The rise and rise of Montero Lamar Hill, aka Lil Nas X, is not something anyone could have predicted when he first emerged in 2018 – known most for running a popular Nicki Minaj fan account on Twitter (the now defunct @nasmaraj), and for his just-released first single “Old Town Road”.
The track was a country-hiphop fusion which Nas, with a knack for knowing how to go viral online, uploaded to TikTok. There, it quickly became a mainstream meme, seen largely as a novelty song. Even when it topped the Billboard chart in March 2019, it was in many ways a joke – a fun song, with a fun story, and a remix featuring Billy Ray Cyrus. It wasn’t something to be taken seriously.
But three years later, Nas is having the last laugh. With all the markings of a one-hit wonder, he released his debut album, Montero, in September 2021, after six months of dropping chart-topping singles and zeitgeist-defining videos.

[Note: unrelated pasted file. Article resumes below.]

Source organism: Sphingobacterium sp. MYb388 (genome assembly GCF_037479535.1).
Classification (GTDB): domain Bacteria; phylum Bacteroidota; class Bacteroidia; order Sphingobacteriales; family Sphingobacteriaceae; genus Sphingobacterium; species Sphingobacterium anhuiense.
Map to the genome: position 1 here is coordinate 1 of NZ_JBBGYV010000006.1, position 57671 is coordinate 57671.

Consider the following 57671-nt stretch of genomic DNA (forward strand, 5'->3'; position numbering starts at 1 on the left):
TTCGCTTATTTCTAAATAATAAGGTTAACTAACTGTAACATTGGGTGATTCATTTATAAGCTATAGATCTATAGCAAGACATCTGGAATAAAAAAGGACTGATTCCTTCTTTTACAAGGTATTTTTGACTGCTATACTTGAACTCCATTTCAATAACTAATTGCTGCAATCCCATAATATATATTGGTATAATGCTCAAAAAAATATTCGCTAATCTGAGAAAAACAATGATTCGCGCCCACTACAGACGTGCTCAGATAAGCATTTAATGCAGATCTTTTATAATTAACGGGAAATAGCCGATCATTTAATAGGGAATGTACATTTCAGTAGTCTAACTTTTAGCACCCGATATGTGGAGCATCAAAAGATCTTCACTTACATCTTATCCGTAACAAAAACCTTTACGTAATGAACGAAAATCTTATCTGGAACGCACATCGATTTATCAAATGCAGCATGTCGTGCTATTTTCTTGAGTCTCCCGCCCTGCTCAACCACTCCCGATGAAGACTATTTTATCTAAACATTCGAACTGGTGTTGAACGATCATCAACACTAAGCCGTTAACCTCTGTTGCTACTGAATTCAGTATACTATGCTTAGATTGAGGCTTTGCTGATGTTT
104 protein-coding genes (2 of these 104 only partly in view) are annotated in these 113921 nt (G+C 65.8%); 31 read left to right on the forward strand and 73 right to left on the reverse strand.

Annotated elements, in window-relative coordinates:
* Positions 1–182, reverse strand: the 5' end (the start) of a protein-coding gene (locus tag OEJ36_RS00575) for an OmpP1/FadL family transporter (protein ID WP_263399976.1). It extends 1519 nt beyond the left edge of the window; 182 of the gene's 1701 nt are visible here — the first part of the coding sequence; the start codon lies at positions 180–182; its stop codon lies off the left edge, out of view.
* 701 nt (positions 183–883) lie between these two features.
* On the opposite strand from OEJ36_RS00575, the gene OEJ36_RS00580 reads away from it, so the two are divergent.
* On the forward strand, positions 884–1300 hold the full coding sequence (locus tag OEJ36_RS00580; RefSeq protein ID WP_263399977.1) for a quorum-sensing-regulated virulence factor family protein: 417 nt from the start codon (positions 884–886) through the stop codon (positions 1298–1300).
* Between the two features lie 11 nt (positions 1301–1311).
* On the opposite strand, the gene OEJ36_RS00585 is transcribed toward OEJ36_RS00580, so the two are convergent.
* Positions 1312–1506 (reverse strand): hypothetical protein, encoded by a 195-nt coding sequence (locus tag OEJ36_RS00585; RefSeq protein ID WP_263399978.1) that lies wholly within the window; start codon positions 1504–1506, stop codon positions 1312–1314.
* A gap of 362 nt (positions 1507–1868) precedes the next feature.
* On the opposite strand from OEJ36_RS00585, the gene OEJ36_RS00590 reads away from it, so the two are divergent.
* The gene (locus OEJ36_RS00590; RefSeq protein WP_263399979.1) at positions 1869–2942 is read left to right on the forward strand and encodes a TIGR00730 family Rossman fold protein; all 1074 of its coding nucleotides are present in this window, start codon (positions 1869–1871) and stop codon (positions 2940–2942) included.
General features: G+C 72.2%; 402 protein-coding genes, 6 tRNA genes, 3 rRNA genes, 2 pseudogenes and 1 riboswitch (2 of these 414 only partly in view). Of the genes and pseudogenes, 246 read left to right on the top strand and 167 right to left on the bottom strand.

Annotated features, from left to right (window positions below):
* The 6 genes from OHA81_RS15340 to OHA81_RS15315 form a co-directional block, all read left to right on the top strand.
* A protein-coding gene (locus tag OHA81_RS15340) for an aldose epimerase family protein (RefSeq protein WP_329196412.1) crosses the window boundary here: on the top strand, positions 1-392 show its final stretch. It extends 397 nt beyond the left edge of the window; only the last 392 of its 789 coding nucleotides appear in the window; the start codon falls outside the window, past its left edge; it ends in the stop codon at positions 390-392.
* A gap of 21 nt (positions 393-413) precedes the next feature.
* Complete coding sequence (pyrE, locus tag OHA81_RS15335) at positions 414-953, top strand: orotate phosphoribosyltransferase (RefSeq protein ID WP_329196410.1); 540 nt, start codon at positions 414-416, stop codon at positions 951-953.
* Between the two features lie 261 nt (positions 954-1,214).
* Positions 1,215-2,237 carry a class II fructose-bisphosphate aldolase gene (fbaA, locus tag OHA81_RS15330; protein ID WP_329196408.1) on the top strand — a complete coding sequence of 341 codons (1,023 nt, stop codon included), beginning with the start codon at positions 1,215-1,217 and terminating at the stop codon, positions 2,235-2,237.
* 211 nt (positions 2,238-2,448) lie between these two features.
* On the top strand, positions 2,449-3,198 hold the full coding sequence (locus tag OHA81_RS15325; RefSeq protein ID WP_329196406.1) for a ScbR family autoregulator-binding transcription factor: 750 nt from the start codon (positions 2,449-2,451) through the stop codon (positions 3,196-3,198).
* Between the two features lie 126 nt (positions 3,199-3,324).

In March, he released “Montero (Call Me By Your Name)”, a lyrically crafty, queer pop-hip hop single, with an accompanying high-production music video where Nas gives Satan a lap dance. The video sent American conservatives wild with rage, all while Nas capitalised on the extra coverage their moral panic handed to him.
In the summer, he released “Industry Baby”, produced by Kanye West, featuring rap darling Jack Harlow, with a gay prison sex-themed video that triggered even more outrage than the previous release.
The album itself is meticulously honed, featuring other major stars such as Megan Thee Stallion and Doja Cat – impressive at any age, let alone for a debut artist who released his first album, it’s worth mentioning, at the age of 21.
Nas had teased some tracks from the album in the summer of 2020 (a clip posted to Twitter showed him topless in his car bopping to what we now know is “Montero (Call Me By Your Name)”), but chose not to release them.
Instead of rushing out Montero, trying to get rich quick off his fleeting flame, he had the confidence to know that, with time, he could make something truly remarkable. In doing so, Nas made 2021 – and the industry – his.
Find the other entries in the New Statesman A-Z of 2021 here.